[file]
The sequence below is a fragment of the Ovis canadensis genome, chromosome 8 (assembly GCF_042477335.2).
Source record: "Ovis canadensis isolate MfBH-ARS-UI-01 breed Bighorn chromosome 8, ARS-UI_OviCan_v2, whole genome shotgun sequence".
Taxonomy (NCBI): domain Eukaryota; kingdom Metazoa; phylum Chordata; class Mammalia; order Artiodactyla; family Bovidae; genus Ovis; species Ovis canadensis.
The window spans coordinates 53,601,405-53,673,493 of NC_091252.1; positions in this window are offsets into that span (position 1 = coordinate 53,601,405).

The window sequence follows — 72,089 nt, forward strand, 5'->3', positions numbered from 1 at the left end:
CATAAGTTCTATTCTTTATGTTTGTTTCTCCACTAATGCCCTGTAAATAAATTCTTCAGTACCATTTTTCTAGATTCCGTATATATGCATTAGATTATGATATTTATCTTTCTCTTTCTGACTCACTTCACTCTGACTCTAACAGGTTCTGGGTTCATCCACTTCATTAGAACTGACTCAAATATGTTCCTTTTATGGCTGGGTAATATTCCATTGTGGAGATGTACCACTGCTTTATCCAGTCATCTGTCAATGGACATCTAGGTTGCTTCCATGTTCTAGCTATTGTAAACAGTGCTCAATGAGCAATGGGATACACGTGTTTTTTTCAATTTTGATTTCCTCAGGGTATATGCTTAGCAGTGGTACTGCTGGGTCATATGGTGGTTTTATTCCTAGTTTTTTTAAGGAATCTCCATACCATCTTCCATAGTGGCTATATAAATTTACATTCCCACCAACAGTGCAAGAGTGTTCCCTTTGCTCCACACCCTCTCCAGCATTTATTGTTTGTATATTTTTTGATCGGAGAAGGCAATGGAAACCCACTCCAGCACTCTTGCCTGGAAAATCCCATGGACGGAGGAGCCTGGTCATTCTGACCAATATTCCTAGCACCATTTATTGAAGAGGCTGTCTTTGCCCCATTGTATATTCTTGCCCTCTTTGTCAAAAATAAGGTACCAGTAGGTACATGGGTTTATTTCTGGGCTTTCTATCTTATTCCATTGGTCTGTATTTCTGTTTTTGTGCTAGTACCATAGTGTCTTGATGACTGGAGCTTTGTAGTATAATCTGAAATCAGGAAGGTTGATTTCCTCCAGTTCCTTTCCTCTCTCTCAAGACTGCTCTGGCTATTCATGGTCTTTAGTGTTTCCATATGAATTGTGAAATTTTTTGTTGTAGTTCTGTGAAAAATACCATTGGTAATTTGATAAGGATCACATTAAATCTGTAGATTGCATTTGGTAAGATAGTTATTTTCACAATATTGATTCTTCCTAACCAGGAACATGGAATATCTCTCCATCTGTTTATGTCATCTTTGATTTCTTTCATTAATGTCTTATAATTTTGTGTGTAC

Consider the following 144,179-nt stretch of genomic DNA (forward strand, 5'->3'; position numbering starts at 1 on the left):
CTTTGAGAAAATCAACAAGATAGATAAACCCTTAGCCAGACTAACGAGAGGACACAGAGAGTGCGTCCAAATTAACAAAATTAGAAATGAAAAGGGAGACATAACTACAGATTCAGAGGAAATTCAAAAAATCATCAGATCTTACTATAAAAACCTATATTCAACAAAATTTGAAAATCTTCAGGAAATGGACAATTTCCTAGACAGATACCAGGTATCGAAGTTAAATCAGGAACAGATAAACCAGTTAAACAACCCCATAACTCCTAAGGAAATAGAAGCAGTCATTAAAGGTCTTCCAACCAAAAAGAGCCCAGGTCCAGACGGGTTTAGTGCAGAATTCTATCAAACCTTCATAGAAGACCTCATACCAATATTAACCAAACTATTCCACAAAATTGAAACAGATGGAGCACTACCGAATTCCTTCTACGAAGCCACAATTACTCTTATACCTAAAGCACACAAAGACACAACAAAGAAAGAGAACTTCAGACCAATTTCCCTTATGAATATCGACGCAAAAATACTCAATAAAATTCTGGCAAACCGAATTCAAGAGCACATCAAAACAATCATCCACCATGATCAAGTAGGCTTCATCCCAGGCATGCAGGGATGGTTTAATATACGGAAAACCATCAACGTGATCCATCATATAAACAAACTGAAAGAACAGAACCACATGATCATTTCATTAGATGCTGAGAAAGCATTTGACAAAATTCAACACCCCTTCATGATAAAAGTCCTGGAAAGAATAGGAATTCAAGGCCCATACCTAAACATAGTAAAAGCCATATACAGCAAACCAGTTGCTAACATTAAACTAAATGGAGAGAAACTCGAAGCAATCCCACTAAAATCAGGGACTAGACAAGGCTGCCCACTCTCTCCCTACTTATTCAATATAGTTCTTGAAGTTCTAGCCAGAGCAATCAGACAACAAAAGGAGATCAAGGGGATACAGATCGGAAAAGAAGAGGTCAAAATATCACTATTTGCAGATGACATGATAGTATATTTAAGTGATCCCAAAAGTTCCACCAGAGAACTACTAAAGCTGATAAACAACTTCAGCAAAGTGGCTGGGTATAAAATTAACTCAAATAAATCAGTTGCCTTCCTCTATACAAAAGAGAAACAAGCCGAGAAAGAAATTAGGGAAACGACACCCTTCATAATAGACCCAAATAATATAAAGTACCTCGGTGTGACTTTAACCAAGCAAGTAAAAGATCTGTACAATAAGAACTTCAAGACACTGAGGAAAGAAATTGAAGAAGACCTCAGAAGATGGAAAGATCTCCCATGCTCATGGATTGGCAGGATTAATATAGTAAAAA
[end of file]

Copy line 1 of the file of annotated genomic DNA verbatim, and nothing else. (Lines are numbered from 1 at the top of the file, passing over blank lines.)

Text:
The sequence below is a fragment of the Ovis canadensis genome, chromosome 8 (assembly GCF_042477335.2).